On Grief and Loss

On Grief and Loss

A co-worker’s wife is dying. “Sam’s” wife has been battling cancer for at least as long as I’ve been working here (a bit over 2 years). Sam is truly one of the most genuine and friendly people I’ve ever met, and the courage and strength he, his wife, and their young daughter have shown during this battle is amazing.

But Sam’s wife is dying. Medical science has reached the end of its ability to stave off the cancer that has eaten away at her face. She has been told that she has a few months left before the cancer kills her.

I know that Sam and his family and friends have found comfort and solace in their belief in God, and I know that that belief will, hopefully, make her death a little less painful. But for me I am clueless when it comes to grief and loss.I don’t do it well.

When my grandmother died a few years ago, she went bravely, surrounded by family. She even had a few last lovingly sarcastic jabs for me. But when she died I had no tears. I felt no great sorrow with her passing. I smiled and laughed with others at the post-funeral lunch. I didn’t grieve her passing, and I certainly didn’t agree with the “she’s in a better place” platitudes.

Talking to or about Sam and his wife, I do get misty eyed, but I really don’t know what to say to him – which is odd because I have so much to say about everything else.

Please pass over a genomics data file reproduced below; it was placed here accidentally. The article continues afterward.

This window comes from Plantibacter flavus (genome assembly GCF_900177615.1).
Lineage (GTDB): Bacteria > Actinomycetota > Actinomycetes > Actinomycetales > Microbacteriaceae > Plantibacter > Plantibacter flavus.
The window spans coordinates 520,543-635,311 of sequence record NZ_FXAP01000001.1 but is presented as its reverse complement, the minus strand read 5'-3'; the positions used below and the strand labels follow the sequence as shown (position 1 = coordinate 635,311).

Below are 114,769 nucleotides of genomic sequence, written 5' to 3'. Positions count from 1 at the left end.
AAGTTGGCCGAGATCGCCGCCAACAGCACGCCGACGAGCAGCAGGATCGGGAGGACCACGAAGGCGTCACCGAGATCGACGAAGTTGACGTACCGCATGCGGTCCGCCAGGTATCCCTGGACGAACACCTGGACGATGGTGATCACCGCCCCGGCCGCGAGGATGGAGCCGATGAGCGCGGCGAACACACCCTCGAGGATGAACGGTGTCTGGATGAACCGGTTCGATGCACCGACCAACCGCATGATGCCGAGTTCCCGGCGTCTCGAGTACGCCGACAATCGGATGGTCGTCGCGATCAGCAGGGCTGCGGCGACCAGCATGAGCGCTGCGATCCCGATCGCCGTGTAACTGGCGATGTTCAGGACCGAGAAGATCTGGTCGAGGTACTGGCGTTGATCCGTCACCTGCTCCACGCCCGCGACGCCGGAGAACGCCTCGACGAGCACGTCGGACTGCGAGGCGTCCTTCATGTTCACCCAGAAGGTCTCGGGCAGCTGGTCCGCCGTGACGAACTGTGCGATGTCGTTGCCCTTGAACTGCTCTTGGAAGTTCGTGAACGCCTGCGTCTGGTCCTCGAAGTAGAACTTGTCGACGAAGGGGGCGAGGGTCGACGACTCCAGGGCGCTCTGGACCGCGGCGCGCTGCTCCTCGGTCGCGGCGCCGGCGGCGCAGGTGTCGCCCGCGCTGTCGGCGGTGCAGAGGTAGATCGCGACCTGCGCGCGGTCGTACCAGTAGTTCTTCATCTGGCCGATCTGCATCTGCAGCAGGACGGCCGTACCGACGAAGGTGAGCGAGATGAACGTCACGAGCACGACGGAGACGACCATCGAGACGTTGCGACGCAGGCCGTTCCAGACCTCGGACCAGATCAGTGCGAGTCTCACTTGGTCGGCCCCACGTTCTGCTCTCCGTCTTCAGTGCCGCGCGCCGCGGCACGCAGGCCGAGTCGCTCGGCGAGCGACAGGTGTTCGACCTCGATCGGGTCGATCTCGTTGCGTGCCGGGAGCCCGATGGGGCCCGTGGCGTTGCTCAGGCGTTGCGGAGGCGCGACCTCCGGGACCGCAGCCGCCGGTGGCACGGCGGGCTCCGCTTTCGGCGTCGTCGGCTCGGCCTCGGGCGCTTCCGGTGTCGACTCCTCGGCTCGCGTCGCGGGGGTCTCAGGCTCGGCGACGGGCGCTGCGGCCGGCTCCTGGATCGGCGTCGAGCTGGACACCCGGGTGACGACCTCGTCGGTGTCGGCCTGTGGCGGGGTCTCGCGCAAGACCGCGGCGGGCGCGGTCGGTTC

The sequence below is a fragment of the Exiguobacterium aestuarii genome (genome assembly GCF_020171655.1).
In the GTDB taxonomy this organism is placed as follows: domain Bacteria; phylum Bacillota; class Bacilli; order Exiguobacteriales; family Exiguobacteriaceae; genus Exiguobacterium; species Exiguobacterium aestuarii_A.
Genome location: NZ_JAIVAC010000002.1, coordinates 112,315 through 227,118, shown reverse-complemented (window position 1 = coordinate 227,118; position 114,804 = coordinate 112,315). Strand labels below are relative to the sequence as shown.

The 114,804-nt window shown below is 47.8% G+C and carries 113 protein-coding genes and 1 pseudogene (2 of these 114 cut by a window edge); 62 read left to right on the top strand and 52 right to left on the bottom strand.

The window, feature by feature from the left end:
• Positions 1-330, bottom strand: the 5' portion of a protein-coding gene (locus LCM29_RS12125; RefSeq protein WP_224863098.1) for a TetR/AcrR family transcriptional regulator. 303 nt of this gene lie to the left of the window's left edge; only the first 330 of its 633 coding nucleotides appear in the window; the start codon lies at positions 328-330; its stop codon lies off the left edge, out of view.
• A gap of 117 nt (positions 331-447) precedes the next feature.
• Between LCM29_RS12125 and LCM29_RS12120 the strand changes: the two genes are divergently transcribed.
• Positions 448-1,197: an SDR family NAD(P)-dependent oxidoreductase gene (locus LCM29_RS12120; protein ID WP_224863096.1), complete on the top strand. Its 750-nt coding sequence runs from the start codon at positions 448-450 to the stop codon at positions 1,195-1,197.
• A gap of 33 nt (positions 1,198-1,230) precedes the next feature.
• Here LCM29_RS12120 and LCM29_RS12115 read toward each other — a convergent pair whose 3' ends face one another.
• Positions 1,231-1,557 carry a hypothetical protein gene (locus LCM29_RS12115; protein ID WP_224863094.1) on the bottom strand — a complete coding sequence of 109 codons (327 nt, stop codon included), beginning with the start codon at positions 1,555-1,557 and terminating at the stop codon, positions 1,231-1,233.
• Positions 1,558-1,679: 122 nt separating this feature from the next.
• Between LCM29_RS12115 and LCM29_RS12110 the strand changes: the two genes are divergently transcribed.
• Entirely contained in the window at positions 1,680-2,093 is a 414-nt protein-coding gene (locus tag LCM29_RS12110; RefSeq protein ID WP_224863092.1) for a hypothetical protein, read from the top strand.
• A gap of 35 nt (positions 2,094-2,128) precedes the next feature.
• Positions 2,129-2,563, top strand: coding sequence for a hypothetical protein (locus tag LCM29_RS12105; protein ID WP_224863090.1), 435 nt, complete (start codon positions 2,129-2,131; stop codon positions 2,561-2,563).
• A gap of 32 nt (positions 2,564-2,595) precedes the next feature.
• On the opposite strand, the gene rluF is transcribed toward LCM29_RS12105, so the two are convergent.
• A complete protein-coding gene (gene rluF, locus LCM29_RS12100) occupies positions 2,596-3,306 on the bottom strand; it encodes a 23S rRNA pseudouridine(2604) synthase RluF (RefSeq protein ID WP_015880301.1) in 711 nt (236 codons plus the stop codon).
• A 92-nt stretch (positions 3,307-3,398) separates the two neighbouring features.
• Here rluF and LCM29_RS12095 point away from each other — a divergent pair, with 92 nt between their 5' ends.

When I think about death and dying, I don’ think about loss. I think about life. I don’t think about the hole that person will leave. I think about the life that person shared. I don’t cry over the persons’s passing. I celebrate the person’s living.

Death is inevitable. It comes to all of us eventually – sometimes sooner than we would like, but it comes for all. We start to die the moment we are born. It is how we fill those moments between our first breath and our last that matter.

There is no “better place” for us than where we are right now. This is all the life we have – all the life we will ever have. The roll is not called up yonder; it is called right here, right now, everyday.

Don’t mistake my lack of emotion for lack of caring. I know others will proffer their shoulders and their ears for you during your time of grief. Others will offer you “thoughts and prayers”.  I won’t.

I will gladly be the person you can rail to about how fucking unfair it is to lose your wife, your kids’ parent, your best friend. I can be the person who will listen to your doubts and misgivings about your faith. You can count on me to never say “it is part of God’s plan”, “it is God’s will”, “she’s with the Lord now”.

When I die, I hope I leave behind people who will miss me, and I hope that, instead of tears and grief, they will make jokes and tell stories. I want my passing to be a celebration of what I was, not what I am not.


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